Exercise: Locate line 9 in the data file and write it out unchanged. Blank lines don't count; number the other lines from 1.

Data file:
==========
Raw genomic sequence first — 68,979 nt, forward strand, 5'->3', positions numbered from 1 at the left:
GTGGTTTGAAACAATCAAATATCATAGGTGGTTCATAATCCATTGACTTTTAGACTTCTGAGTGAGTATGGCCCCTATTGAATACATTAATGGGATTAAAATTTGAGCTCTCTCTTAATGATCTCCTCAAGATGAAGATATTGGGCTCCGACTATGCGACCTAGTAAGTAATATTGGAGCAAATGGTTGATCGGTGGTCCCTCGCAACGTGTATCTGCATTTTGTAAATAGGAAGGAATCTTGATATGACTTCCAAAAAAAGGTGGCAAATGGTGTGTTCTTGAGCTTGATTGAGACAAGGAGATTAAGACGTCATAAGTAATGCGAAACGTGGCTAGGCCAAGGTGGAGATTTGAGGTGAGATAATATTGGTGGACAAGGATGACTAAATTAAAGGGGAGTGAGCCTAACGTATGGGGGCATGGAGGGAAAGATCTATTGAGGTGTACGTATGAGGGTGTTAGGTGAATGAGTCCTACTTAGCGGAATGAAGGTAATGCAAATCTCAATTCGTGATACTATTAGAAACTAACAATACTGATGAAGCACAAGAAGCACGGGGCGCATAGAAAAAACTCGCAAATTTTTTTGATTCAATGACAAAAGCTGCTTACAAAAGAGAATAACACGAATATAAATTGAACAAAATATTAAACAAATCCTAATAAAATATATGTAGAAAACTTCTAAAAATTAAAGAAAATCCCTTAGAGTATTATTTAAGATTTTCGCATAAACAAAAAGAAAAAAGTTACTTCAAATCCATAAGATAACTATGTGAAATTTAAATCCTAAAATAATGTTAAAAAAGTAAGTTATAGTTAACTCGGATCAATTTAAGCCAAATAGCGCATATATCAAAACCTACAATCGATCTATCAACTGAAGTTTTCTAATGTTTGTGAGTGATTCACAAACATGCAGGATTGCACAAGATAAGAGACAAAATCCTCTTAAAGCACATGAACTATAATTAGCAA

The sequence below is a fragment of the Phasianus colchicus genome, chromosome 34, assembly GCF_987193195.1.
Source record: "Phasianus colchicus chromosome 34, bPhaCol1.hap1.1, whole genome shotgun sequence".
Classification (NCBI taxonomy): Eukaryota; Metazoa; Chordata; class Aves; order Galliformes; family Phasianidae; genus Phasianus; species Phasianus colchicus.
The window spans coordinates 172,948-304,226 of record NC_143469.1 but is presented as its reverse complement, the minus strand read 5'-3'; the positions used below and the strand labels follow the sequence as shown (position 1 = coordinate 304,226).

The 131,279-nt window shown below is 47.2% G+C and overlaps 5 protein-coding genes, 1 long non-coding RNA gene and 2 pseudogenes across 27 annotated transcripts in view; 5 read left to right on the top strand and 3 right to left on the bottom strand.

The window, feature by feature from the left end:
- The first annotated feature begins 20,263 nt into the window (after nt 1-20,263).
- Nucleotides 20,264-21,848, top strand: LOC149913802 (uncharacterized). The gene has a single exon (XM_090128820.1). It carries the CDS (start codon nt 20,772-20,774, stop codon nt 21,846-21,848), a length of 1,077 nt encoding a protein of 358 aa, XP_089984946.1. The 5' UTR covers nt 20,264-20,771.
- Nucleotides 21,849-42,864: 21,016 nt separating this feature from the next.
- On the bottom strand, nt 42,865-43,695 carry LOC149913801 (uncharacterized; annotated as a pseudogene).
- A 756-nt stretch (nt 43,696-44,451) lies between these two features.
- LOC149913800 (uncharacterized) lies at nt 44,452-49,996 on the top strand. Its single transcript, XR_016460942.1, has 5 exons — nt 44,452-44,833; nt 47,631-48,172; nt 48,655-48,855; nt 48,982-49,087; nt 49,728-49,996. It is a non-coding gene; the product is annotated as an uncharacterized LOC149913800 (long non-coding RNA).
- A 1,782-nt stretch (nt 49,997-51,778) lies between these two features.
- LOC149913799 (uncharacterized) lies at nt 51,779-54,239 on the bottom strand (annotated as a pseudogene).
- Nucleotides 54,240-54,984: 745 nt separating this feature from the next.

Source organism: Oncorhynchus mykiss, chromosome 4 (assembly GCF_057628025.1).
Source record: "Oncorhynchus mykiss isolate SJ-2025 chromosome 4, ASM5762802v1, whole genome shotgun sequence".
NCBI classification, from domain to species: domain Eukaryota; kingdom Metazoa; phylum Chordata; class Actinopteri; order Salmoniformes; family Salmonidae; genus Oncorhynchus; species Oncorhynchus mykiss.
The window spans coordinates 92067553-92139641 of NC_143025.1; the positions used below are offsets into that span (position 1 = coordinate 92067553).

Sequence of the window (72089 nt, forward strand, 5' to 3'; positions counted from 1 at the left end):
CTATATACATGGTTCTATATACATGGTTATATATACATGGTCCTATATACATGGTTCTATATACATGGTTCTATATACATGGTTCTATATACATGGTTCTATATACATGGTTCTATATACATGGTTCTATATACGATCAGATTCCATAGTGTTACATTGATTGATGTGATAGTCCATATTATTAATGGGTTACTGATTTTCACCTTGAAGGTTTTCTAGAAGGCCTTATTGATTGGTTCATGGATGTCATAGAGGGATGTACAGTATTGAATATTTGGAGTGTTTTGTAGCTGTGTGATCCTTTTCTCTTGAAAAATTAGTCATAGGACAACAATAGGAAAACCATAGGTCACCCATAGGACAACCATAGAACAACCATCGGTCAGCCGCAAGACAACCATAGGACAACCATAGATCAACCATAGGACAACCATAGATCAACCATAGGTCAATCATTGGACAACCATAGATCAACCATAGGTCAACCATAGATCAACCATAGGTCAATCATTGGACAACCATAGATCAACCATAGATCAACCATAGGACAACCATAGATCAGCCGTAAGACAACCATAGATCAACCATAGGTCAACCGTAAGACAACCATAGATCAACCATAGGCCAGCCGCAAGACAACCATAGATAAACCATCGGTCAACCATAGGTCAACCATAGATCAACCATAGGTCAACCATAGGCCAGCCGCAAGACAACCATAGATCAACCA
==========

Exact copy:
- The first annotated feature begins 20,263 nt into the window (after nt 1-20,263).